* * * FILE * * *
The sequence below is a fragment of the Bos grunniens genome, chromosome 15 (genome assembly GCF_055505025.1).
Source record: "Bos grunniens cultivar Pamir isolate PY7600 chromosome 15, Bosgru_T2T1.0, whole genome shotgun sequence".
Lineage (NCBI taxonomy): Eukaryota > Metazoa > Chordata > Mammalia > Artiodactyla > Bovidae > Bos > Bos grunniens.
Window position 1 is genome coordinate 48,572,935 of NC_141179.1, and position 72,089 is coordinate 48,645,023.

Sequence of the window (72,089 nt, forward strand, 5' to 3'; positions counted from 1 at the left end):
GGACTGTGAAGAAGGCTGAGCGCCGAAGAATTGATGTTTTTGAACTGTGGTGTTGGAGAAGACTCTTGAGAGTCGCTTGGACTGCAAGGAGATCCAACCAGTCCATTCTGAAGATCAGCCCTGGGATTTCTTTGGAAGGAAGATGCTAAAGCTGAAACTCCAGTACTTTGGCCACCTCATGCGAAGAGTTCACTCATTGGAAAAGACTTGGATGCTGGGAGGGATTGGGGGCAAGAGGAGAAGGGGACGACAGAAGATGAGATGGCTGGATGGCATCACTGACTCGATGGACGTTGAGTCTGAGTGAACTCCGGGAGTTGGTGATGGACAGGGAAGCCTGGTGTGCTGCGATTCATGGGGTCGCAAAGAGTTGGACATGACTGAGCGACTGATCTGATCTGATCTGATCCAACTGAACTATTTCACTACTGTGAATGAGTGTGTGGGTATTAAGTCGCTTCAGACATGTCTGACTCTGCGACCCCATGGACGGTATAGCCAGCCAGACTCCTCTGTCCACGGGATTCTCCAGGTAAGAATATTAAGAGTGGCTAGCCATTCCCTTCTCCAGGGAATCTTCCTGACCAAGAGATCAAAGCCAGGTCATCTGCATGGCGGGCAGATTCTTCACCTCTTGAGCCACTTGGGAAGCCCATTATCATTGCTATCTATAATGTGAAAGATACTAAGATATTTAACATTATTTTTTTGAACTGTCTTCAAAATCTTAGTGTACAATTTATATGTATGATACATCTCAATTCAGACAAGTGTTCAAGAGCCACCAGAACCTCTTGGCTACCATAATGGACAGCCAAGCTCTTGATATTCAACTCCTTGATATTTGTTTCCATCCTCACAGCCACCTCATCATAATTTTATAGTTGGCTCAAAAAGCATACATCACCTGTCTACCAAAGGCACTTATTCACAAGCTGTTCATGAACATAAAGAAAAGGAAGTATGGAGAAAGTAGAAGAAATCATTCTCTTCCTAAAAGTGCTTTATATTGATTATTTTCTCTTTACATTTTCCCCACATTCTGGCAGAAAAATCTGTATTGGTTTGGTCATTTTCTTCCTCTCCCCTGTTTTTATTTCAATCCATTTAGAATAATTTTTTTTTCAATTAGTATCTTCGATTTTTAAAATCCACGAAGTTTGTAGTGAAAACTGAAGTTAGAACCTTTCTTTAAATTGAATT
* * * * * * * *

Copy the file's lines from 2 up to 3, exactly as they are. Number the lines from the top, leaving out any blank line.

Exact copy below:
Source record: "Bos grunniens cultivar Pamir isolate PY7600 chromosome 15, Bosgru_T2T1.0, whole genome shotgun sequence".
Lineage (NCBI taxonomy): Eukaryota > Metazoa > Chordata > Mammalia > Artiodactyla > Bovidae > Bos > Bos grunniens.